In his final State of the State address, Gov. Butch Otter (R) unveiled a significant tax cut and an ambitious healthcare plan to cover high-risk individuals under Medicaid.
Otter’s tax proposal would slash rates across the board for individuals by nearly half a percent, with corporate income tax rates dropping as well.
Those in the top tax bracket making more than about $11,000 would be taxed at 6.95 percent, while corporations would pay 5.45 percent.
The proposal also includes an $85 nonrefundable tax credit for dependents.
“I will gladly join you in reducing individual and corporate income tax rates with an eye toward stimulating more economic growth,” Otter says.
“But that must be accomplished while keeping our fiscal house in order and our investments for the future on track.”
The move would cost nearly $200 million, but it would be partially offset by an expected boost in tax revenue if the state molds its tax system around recent changes made at the federal level.
Otter is also reviving his plan to shift severely ill people to Medicaid – which would pay for 70 percent of their care. Between 3,500 and 4,500 Idahoans would be eligible.
“It will enable those with the most costly, medically-complex conditions to move their coverage to Medicaid during the course of their illness,” he says.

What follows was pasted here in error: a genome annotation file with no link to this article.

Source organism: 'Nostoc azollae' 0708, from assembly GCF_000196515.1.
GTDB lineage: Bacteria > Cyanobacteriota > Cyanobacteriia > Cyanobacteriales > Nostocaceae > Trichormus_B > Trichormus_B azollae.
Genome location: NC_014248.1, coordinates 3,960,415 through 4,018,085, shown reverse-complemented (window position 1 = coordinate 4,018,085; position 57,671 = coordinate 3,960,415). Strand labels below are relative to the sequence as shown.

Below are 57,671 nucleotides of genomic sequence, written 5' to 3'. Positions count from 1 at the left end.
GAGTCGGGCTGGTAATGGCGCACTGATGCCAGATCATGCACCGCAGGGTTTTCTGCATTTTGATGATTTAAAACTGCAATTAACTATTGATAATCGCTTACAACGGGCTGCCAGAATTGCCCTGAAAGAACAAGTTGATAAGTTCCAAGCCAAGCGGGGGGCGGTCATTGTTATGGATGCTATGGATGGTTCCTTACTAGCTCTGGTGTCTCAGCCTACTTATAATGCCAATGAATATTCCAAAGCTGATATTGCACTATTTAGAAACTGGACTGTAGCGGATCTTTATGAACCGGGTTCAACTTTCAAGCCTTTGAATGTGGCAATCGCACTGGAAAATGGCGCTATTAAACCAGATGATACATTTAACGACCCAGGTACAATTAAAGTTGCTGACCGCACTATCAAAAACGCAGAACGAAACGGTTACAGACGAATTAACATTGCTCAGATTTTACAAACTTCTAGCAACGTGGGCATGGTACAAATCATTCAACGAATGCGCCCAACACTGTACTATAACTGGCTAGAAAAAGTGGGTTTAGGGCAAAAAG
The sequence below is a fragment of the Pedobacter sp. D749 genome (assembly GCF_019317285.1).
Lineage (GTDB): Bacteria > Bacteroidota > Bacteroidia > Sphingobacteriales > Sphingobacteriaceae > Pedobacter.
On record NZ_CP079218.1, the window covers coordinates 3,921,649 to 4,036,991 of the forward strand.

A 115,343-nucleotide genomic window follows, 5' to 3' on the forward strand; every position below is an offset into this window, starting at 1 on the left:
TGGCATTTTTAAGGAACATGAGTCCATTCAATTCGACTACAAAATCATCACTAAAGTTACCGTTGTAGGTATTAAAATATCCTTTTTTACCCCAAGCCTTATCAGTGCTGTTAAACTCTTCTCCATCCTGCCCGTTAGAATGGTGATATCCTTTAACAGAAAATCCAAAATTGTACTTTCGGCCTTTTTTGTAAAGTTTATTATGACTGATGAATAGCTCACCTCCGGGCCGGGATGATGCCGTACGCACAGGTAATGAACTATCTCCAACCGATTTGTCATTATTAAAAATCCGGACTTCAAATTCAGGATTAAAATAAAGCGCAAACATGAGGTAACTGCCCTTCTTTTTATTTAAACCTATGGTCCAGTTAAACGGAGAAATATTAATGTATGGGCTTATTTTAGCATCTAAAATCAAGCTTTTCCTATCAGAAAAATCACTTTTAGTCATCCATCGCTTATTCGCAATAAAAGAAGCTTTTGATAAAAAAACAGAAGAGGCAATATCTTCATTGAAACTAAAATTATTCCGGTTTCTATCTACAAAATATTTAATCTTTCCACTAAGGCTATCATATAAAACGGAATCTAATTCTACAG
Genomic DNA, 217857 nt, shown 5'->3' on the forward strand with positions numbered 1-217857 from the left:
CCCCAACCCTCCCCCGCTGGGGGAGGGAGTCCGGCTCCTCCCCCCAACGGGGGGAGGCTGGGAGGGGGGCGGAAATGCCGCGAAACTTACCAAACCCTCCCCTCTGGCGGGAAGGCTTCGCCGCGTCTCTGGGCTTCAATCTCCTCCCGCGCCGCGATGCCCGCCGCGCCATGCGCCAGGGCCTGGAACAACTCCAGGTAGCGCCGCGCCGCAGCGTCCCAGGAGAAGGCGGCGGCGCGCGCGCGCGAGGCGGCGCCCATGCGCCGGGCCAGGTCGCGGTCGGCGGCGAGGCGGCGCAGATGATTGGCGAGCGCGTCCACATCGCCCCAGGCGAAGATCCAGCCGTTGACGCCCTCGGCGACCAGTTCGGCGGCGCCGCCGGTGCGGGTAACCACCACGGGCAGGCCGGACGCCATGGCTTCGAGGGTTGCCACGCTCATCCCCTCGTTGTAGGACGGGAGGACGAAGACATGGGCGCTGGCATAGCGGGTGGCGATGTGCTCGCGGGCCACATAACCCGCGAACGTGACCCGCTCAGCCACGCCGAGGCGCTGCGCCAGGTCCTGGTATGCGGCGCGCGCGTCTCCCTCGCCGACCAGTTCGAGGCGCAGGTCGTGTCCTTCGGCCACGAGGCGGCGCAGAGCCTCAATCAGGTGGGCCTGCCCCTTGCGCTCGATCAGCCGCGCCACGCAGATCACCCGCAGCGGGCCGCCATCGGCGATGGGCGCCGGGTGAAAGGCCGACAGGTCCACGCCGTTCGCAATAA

That, he says, would allow insurance companies to cut premium costs for its healthier customers by an estimated 20 percent.
Roughly 35,000 Idahoans at the poverty level who didn’t previously have health insurance could also get covered under the governor’s proposal using federal tax credits through the online exchange, Your Health Idaho.
In total, the plan would cost more than $17 million from the general fund. Another $11.4 million would come from Idaho’s Millennium Fund, which is bankrolled by a settlement from tobacco companies.
Otter also wants to pump more than $120 million into K-12 education, which would include raises for teachers, updating classroom technology and boosting literacy rates.
That’s in addition to requesting a “higher education CEO” to streamline back office work, which he claims will save tens of millions of dollars long-term.
Overall, his final budget proposal for fiscal year 2019 totals nearly $3.7 billion – a 6.6 percent increase over last year.
Copyright 2018 Boise State Public Radio